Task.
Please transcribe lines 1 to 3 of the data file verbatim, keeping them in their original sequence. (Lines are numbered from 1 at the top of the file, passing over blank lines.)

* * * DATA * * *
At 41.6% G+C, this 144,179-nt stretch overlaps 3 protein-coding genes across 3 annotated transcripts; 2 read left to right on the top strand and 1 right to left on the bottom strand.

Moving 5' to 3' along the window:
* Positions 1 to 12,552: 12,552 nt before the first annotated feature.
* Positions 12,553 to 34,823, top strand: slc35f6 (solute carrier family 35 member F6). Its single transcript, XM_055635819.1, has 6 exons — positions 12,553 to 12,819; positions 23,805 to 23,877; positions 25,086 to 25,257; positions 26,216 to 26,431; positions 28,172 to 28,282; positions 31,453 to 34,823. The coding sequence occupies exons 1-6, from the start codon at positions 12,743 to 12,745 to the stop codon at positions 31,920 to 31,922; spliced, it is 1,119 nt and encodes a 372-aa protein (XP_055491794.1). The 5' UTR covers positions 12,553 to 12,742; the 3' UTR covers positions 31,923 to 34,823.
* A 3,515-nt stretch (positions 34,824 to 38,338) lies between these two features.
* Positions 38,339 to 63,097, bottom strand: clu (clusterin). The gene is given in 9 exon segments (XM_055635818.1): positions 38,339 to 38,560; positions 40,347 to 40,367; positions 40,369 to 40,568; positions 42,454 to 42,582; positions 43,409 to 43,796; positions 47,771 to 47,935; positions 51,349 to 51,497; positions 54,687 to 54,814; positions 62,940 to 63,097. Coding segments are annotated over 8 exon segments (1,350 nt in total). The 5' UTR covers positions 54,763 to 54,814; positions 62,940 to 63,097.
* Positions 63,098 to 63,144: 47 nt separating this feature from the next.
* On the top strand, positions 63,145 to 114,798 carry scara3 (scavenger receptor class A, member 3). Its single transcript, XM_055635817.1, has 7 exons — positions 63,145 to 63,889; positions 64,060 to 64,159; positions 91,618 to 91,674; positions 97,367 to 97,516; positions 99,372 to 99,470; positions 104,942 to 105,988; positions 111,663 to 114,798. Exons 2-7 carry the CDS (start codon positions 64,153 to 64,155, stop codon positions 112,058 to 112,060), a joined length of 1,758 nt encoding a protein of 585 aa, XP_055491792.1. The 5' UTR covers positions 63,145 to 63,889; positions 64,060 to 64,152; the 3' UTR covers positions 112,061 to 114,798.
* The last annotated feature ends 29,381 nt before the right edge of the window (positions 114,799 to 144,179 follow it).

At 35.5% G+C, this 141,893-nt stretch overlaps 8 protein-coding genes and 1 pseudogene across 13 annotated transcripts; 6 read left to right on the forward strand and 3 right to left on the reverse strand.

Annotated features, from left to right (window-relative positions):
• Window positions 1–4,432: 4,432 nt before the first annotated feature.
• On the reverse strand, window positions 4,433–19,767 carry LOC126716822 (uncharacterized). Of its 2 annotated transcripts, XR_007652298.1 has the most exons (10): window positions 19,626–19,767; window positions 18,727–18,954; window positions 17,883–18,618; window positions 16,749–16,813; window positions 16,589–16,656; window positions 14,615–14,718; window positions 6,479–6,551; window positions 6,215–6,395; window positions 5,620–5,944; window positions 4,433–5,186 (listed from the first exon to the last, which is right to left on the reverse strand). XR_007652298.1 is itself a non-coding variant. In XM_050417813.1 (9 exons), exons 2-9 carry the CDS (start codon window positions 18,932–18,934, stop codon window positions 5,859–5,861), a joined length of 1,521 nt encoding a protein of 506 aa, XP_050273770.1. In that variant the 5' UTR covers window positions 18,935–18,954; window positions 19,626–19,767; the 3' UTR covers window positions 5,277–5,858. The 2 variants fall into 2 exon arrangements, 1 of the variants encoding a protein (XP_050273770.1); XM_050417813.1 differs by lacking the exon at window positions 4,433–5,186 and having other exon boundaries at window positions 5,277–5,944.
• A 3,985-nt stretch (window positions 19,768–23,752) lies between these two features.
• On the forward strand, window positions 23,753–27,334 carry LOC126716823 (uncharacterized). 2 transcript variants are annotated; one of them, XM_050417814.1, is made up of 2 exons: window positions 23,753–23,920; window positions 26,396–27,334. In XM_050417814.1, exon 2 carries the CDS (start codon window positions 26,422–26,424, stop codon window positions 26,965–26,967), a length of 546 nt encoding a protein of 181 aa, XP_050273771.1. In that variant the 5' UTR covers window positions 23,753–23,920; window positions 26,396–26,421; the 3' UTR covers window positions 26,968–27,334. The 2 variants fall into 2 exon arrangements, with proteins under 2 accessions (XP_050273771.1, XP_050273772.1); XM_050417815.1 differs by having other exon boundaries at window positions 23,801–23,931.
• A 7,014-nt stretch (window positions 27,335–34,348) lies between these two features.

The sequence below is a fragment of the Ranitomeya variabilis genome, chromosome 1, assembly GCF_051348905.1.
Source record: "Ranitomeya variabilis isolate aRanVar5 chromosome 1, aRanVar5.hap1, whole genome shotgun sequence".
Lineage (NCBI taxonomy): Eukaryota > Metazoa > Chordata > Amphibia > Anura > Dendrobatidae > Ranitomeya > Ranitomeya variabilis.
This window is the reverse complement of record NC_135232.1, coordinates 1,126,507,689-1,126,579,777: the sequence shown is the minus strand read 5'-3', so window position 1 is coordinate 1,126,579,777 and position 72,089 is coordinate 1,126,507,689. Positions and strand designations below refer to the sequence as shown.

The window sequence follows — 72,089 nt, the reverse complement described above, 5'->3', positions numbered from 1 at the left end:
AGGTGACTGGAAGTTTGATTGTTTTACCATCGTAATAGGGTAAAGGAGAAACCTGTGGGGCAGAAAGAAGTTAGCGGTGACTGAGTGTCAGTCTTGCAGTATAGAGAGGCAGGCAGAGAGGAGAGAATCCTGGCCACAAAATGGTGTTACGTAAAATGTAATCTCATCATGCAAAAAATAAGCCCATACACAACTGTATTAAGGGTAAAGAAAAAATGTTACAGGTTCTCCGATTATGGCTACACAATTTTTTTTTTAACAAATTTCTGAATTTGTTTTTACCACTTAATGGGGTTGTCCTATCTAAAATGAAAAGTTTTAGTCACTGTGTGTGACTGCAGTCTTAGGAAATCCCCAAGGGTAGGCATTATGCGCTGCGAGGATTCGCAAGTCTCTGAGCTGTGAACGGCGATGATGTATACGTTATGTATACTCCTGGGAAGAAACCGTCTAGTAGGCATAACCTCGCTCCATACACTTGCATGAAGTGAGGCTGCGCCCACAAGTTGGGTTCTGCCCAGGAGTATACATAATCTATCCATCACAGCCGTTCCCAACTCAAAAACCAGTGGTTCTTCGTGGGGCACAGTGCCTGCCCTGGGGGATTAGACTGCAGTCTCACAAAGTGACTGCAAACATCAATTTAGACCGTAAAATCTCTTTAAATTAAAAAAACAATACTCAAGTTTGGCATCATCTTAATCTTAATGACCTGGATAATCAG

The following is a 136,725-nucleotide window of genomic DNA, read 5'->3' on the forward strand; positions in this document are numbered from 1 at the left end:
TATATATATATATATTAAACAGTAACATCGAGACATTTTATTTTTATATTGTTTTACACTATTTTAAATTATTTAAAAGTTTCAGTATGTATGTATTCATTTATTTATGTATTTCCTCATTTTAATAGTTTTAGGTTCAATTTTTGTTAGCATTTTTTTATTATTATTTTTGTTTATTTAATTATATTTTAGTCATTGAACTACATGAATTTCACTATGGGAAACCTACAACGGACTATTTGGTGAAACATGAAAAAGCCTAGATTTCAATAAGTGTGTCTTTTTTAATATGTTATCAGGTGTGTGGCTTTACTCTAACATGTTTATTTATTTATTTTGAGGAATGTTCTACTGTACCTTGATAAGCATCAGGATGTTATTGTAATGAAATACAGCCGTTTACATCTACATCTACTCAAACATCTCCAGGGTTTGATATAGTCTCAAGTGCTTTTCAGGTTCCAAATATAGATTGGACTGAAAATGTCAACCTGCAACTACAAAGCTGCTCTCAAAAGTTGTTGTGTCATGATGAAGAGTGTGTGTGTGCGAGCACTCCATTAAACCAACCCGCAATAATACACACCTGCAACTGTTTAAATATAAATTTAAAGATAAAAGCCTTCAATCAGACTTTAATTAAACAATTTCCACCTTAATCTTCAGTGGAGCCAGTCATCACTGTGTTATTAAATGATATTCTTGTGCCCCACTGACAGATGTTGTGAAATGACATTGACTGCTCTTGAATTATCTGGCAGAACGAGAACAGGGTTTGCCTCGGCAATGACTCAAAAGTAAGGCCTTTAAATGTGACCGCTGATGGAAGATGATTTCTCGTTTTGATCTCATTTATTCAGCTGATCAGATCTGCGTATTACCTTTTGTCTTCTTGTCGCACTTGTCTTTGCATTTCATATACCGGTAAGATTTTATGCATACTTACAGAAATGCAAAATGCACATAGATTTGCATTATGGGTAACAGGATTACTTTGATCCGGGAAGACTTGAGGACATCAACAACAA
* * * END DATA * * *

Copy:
At 41.6% G+C, this 144,179-nt stretch overlaps 3 protein-coding genes across 3 annotated transcripts; 2 read left to right on the top strand and 1 right to left on the bottom strand.

Moving 5' to 3' along the window:
* Positions 1 to 12,552: 12,552 nt before the first annotated feature.